Using FreeBASIC for commercial software development

Game development specific discussions.
vdecampo
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Using FreeBASIC for commercial software development

Postby vdecampo » Aug 22, 2007 22:31

Are there any reasons (legally) that would prohibit using FreeBASIC to develop commercial software?

-Vince
notthecheatr
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Postby notthecheatr » Aug 22, 2007 22:34

Nope, no reasons whatsoever AFAIK. Of course, any other resources you use to develop software commercially you must also be legally entitled to (whether free or purchased).

Check the FreeBasic license, but I'm pretty sure there's no reason you can't use it to develop commercial software. I've seen posts from other people doing it here, so...
sir_mud
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Postby sir_mud » Aug 23, 2007 0:12

The only restriction is actually with the Graphics library since it is licensed under the GNU LGPL. The rtlib has a clause saying it can be linked with commercial programs.
anonymous1337
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Postby anonymous1337 » Aug 23, 2007 1:01

You mean proprietary? Commercial programs can be open source, too. OSS programs can be commercial :D
vdecampo
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Postby vdecampo » Aug 23, 2007 3:00

The only restriction is actually with the Graphics library since it is licensed under the GNU LGPL.


So I can't create a program that is "MY" creation if I link to "fbgfx.bi"?
What about "FreeImage" or "FBSound"?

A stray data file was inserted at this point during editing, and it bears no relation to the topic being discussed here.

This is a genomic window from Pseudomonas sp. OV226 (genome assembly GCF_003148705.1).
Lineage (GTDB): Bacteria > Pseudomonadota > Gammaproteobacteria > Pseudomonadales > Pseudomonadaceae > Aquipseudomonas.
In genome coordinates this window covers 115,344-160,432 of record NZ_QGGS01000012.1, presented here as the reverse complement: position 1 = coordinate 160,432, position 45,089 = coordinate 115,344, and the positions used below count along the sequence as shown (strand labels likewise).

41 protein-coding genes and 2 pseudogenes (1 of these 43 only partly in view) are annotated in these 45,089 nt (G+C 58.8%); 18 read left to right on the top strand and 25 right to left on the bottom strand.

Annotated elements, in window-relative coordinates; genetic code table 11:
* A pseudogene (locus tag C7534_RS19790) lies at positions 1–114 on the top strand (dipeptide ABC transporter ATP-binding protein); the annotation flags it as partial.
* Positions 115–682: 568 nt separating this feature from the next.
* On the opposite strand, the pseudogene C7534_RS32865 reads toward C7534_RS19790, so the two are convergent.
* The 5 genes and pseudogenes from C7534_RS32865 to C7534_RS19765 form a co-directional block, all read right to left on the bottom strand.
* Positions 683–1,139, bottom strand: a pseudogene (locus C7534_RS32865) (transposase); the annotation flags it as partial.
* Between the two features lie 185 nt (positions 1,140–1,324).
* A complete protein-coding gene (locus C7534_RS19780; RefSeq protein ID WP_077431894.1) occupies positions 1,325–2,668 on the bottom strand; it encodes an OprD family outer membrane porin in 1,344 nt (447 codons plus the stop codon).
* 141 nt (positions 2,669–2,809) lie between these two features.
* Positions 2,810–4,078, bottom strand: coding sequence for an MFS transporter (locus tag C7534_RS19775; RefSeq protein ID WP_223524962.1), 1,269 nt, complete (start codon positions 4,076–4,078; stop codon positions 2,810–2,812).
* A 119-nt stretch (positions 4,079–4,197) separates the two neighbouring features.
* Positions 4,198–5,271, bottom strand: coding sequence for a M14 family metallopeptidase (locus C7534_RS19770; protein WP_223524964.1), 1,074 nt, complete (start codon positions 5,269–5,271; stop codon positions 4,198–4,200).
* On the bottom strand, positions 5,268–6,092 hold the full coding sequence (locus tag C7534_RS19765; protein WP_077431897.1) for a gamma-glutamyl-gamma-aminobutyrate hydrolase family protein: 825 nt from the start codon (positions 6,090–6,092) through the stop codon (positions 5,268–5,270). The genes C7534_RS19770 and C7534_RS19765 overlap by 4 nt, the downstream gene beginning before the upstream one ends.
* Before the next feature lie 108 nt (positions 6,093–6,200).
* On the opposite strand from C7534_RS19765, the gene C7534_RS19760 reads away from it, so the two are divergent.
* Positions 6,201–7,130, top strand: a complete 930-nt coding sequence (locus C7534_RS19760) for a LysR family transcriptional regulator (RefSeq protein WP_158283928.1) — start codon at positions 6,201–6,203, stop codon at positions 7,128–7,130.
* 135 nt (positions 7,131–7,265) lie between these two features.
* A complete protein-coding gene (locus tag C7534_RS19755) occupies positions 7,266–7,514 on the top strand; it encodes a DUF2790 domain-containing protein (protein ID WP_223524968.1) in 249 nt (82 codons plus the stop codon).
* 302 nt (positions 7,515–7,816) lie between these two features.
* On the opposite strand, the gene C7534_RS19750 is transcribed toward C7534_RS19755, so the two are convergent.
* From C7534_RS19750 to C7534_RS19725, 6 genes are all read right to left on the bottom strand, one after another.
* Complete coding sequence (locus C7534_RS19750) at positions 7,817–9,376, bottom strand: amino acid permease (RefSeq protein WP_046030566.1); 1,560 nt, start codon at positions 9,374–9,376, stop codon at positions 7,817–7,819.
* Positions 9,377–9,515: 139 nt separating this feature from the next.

I would like to figure these things out before I waste any more time developing a game that I can't sell as my own creation.

-Vince
D.J.Peters
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Postby D.J.Peters » Aug 23, 2007 3:32

The copyright of FBSound it's by me
but it's open source and totaly free
for commercial apps too

Joshy
Dr_D
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Postby Dr_D » Aug 23, 2007 5:47

In my opinion, the best setup for game programming is:

FreeBASIC (of course) :p
OpenGL w/GLFW
FBSound
FBPng
Enet

All of those libraries are totally free to use for whatever you wish. ;)
KristopherWindsor
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Postby KristopherWindsor » Aug 23, 2007 6:18

Could fbgfx.bi eventually be legally unrestricted, like FreeBASIC?
sir_mud
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Postby sir_mud » Aug 23, 2007 6:50

for networking cha0s' chisock library is also free for all uses. as for gfxlib, lillo and everyone who's contributed to it would need to ok adding the commercial use clause like the rtlib. But like it was mentioned earlier, it is perfectly legal to sell a game published under the GPL, you just have to provide sources.
Eponasoft
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Postby Eponasoft » Aug 23, 2007 7:32

The LGPL does not limit your ability to use the routines in a commercial product, nor does it require you to release your source code. The LGPL protects the library itself, not products created using it. It differs from the GPL in that aspect, as well as a few others. Furthermore, licenses do not have the legal strength of a copyright, but unless you are blatantly stealing someone else's copyrighted work and claiming it as your own, this also does not apply here. FBsound, for example, is copyrighted by D.J.Peters. In this context, that means you cannot legally take FBsound and sell it as if you owned it. The only license you have to be careful of is the GPL itself, as it is one of the most restrictive licenses ever devised, but ironically, also one of the most ineffective (look at PySol for a great example of how the GPL fails to actually protect products and developers). I personally use a revised BSD license for all freeware/public domain work, and a standard, highly restrictive license for all commercial products regardless of the compiler and/or tools used to produce that product. I avoid the GPL at all costs.